In the 1992 Sight and Sound poll, critics and film-makers voted Vertigo the fourth greatest film of all time. Released in 1958, Hitchcock's masterpiece is a pinnacle of the cinema. Yet in it Hitchcock abandoned his trademark suspense, allowing the central mystery to be solved halfway through. What remained was a study in sexual obsession, as James Stewart's Scottie pursues Madeleine/Judy (Kim Novak) to her death in a remote Californian mission. Novak is ice-cool but vulnerable, Stewart - in the darkest role of his career - genial on the surface but damaged within. Though it seems to many to be Hitchcock's most personal film, Charles Barr argues that, like Citizen Kane, Vertigo is a triumph not so much of individual authorship as of creative collaboration. Barr documents the crucial role of screenwriters Alec Coppel and Samuel Taylor and, by a combination of textual and contextual analysis, explores the reasons why Vertigo has come to exert such a continuing fascination both on general audiences and on a wide range of critics and theorists. Charles Barr is Professor of Film at the University of East Anglia. He is the author of "Ealing Studios" (rev. edn, 1999) and "English Hitchcock" (1999). He was researcher and co-writer of Stephen Frears's film "Typically British: A Personal History of British Cinema" (1995).Biografía del autor:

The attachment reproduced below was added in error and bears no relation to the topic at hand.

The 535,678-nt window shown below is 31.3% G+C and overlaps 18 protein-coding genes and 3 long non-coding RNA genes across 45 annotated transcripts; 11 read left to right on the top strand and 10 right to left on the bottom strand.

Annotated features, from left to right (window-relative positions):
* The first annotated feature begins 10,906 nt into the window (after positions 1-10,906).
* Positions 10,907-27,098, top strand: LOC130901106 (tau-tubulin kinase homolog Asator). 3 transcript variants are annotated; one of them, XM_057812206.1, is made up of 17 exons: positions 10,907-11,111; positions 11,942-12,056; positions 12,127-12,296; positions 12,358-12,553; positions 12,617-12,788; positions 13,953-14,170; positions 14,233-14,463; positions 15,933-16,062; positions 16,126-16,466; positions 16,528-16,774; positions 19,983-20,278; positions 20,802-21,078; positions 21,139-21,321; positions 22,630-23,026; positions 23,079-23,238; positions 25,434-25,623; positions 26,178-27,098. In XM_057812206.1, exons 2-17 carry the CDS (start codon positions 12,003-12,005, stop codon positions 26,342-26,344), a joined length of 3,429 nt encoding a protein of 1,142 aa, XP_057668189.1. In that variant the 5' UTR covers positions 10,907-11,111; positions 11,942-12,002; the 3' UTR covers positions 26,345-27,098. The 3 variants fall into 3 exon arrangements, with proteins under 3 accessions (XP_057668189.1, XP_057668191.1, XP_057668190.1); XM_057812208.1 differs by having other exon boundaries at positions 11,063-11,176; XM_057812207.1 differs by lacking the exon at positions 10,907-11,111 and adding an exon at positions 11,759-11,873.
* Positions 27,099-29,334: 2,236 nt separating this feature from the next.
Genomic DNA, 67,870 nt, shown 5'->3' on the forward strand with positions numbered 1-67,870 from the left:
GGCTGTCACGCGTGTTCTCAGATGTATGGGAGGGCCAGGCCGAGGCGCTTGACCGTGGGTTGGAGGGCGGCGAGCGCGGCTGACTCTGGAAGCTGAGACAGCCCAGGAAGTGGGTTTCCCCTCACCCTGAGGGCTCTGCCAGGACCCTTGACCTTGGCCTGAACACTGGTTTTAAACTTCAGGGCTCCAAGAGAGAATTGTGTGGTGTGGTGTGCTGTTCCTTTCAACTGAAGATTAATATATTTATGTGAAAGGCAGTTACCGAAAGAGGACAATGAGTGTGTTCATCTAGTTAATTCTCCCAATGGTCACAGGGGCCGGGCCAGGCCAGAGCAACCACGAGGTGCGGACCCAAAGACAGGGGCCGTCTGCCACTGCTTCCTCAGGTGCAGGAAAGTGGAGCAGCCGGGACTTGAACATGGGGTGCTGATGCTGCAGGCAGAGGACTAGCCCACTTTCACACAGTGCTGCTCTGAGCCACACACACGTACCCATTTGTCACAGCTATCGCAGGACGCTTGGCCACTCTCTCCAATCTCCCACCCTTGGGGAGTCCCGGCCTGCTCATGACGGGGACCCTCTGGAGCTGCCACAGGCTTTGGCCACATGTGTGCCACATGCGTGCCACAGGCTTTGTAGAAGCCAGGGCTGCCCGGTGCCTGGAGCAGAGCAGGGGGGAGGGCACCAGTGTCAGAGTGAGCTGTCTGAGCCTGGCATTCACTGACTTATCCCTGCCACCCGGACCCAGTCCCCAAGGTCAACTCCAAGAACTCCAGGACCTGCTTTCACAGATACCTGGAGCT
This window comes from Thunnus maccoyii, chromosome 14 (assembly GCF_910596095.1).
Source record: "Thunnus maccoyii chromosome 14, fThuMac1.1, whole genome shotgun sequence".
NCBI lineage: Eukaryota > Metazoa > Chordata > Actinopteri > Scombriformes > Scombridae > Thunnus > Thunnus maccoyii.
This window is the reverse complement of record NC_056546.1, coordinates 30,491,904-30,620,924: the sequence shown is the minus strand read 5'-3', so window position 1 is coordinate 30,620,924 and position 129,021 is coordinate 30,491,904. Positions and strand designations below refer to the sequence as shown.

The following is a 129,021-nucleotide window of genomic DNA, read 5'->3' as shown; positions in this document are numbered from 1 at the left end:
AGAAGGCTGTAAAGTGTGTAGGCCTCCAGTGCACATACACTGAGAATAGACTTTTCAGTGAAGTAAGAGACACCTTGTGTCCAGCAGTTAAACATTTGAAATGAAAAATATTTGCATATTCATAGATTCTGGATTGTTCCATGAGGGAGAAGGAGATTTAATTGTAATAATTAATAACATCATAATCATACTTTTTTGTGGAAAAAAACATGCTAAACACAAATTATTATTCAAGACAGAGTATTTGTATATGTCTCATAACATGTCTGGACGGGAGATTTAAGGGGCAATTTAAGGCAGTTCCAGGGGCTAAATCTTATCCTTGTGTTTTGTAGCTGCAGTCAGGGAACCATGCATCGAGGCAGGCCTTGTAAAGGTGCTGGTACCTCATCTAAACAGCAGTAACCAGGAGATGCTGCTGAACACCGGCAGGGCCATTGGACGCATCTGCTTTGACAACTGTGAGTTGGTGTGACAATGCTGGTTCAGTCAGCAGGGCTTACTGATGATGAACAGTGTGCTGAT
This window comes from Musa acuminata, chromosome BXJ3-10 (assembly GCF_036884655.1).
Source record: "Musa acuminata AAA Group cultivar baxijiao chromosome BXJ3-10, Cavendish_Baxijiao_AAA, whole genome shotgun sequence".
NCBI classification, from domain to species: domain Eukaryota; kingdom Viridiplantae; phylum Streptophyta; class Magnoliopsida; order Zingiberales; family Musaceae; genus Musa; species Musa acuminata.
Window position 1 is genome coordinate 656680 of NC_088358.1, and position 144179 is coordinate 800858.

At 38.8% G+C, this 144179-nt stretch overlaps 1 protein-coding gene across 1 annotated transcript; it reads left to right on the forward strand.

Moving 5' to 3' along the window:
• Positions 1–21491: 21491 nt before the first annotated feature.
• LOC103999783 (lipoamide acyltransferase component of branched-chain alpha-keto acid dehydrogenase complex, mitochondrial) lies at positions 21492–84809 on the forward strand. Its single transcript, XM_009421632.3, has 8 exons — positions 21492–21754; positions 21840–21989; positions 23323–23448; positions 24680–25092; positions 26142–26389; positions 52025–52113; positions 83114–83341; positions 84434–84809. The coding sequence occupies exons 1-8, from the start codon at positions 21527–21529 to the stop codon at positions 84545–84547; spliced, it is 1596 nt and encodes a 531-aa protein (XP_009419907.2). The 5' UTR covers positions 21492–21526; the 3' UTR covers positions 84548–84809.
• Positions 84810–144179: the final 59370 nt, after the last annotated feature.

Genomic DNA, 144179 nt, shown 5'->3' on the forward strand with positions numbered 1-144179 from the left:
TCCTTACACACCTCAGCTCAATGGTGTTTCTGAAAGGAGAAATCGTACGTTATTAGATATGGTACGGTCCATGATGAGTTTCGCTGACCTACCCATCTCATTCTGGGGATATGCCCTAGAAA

CHARLES BARR is Professor of Film at the University of East Anglia. He is the author of Ealing Studios (rev. edn, 1999) and English Hitchcock (1999). He was researcher and co-writer of Stephen Frears's film Typically British: A Personal History of British Cinema (1995)
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